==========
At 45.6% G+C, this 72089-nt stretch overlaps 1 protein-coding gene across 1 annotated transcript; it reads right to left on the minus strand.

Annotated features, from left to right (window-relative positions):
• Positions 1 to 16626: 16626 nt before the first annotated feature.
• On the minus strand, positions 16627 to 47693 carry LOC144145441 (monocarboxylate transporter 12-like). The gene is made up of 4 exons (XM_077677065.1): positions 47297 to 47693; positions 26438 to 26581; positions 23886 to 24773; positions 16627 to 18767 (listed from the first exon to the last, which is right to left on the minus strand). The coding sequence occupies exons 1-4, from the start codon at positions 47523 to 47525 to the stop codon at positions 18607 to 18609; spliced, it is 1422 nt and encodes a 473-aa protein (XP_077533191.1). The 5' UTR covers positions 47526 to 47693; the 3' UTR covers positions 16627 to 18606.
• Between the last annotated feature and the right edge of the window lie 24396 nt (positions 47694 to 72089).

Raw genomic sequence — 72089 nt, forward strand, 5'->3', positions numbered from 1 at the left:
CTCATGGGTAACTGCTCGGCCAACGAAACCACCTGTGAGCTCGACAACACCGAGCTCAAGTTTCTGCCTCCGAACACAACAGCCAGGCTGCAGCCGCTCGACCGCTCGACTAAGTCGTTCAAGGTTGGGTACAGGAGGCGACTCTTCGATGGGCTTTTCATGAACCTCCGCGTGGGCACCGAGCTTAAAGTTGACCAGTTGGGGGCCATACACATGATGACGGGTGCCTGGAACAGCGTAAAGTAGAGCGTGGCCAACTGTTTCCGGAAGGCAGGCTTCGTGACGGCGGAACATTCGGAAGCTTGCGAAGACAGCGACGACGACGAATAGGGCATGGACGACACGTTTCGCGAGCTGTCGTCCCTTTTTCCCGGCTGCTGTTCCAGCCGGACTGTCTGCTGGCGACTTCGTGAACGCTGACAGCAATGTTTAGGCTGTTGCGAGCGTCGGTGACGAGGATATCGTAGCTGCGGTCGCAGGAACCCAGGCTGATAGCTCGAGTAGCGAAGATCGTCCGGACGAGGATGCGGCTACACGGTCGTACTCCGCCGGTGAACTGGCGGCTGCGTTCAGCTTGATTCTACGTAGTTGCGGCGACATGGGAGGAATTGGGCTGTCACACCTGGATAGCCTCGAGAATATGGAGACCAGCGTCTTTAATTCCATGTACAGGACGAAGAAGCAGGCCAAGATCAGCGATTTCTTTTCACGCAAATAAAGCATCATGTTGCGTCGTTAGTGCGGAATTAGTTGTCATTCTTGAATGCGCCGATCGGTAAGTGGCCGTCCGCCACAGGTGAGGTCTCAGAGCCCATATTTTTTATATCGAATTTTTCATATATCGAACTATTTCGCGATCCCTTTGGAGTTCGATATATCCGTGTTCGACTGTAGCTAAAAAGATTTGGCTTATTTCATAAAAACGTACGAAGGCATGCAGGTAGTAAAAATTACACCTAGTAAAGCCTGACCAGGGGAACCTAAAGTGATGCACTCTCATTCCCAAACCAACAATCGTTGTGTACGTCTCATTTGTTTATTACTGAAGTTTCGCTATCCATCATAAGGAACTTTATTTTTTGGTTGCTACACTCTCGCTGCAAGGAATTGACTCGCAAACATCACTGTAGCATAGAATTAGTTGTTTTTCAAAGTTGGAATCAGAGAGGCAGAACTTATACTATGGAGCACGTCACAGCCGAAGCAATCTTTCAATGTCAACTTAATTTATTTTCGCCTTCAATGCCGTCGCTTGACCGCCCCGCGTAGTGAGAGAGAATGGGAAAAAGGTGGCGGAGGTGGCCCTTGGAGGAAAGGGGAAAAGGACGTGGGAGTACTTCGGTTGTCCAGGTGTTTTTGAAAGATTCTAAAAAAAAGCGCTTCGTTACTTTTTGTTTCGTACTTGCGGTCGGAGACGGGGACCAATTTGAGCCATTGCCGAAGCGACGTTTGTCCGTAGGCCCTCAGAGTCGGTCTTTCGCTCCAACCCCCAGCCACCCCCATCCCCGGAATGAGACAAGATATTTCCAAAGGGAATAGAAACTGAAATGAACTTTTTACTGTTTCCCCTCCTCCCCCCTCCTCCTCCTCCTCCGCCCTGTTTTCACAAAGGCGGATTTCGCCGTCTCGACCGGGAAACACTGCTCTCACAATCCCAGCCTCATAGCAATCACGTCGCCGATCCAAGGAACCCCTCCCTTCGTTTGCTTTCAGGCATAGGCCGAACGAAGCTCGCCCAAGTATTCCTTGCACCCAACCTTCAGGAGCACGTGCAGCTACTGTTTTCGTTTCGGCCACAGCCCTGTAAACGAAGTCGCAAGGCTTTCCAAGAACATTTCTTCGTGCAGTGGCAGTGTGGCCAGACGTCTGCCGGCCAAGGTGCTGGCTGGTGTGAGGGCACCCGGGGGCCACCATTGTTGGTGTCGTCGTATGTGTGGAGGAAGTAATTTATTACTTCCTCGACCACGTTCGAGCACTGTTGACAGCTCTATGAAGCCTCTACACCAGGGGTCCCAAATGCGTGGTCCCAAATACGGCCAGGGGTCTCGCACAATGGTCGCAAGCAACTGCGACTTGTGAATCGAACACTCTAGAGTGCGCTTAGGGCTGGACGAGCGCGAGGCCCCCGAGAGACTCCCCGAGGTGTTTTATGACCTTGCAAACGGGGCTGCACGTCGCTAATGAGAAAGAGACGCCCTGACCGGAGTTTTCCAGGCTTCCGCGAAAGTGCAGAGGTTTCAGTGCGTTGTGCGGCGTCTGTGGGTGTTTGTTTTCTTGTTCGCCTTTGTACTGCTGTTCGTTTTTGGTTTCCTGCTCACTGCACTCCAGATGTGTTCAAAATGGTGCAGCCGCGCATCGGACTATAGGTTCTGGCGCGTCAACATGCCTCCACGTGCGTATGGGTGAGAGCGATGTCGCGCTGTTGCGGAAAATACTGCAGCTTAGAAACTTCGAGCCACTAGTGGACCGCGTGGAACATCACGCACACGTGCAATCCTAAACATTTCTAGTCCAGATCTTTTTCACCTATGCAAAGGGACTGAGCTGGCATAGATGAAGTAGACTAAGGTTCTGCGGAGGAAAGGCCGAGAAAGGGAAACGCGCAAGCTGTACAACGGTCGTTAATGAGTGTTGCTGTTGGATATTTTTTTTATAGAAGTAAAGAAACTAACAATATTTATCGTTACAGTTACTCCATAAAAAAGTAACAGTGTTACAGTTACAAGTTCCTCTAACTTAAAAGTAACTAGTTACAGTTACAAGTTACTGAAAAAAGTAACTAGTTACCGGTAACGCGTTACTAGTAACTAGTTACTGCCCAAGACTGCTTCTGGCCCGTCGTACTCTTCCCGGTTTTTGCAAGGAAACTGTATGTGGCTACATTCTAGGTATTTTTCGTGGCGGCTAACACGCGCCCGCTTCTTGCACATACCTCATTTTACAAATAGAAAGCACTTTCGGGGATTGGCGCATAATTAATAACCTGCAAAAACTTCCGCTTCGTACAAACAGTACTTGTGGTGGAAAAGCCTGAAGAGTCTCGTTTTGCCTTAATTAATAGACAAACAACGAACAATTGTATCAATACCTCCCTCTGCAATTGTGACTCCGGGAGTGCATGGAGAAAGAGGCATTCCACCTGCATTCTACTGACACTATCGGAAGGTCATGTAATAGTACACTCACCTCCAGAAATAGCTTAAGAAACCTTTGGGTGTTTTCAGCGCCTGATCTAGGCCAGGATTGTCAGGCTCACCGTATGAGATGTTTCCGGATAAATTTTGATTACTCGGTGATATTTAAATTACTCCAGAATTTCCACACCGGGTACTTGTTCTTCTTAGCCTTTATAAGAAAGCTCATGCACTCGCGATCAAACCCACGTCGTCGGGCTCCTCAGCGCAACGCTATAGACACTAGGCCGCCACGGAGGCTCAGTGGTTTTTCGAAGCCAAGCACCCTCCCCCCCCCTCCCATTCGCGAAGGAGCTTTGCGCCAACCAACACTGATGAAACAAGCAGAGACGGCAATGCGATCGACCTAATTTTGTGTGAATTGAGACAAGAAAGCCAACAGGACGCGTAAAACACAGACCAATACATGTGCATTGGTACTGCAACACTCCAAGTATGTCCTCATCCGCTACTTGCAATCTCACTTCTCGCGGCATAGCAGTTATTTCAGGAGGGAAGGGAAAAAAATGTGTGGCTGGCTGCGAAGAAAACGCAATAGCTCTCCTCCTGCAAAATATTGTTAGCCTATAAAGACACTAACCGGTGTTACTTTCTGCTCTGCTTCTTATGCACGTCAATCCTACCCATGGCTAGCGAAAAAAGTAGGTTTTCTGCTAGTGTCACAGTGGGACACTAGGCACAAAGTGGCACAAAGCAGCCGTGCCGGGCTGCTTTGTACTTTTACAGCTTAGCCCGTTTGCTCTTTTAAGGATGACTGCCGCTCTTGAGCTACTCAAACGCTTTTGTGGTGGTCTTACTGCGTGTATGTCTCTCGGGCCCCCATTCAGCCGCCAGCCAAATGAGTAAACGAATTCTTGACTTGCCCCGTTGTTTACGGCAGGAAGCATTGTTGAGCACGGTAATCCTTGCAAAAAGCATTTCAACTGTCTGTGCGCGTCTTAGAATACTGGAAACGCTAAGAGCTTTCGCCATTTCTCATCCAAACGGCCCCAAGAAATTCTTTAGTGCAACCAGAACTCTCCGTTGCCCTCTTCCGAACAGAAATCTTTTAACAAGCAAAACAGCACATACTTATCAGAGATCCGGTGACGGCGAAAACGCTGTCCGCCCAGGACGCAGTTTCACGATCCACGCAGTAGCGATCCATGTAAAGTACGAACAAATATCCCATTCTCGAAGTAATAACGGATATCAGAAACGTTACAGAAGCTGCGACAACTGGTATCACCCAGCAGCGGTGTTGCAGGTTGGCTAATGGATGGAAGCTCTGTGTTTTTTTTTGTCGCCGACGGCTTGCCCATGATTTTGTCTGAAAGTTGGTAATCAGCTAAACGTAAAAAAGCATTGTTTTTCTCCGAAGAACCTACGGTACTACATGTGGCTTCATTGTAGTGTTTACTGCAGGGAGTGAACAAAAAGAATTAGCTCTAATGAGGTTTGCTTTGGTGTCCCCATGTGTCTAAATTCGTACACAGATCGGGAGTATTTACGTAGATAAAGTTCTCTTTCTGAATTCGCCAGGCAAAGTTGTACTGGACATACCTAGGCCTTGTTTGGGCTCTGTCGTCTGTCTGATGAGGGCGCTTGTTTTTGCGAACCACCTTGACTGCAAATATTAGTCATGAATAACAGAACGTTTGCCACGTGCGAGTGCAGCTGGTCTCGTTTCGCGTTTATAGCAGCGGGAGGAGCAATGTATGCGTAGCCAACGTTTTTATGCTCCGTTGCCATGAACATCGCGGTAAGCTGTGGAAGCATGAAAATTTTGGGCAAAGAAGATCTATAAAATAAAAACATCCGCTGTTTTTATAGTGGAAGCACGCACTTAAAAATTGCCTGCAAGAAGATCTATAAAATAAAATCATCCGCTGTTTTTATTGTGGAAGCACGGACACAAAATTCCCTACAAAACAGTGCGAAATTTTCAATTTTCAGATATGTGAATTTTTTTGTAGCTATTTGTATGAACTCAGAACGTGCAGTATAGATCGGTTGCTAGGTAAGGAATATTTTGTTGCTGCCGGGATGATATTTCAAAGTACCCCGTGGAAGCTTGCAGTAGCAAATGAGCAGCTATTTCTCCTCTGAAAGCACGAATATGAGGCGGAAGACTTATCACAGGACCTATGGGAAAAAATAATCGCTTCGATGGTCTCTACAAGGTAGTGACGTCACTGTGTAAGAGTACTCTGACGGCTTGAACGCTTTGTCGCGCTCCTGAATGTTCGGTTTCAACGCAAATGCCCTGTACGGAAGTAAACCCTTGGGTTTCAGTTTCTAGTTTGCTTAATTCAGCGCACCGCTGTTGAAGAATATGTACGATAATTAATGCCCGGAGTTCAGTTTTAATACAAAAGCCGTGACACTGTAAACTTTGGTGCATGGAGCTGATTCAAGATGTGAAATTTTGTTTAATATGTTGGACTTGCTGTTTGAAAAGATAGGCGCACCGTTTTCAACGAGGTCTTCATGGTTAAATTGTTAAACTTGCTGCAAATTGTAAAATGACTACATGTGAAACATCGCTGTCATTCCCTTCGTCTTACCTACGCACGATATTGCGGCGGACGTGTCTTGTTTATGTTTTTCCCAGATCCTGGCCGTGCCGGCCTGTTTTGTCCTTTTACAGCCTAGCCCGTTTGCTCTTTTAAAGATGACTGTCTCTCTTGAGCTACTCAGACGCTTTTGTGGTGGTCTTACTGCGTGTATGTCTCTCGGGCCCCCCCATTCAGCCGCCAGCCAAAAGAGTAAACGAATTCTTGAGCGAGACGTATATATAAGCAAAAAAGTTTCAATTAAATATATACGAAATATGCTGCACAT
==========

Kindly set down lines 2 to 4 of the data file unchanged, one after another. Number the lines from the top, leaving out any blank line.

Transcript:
Annotated features, from left to right (window-relative positions):
• Positions 1 to 16626: 16626 nt before the first annotated feature.
• On the minus strand, positions 16627 to 47693 carry LOC144145441 (monocarboxylate transporter 12-like). The gene is made up of 4 exons (XM_077677065.1): positions 47297 to 47693; positions 26438 to 26581; positions 23886 to 24773; positions 16627 to 18767 (listed from the first exon to the last, which is right to left on the minus strand). The coding sequence occupies exons 1-4, from the start codon at positions 47523 to 47525 to the stop codon at positions 18607 to 18609; spliced, it is 1422 nt and encodes a 473-aa protein (XP_077533191.1). The 5' UTR covers positions 47526 to 47693; the 3' UTR covers positions 16627 to 18606.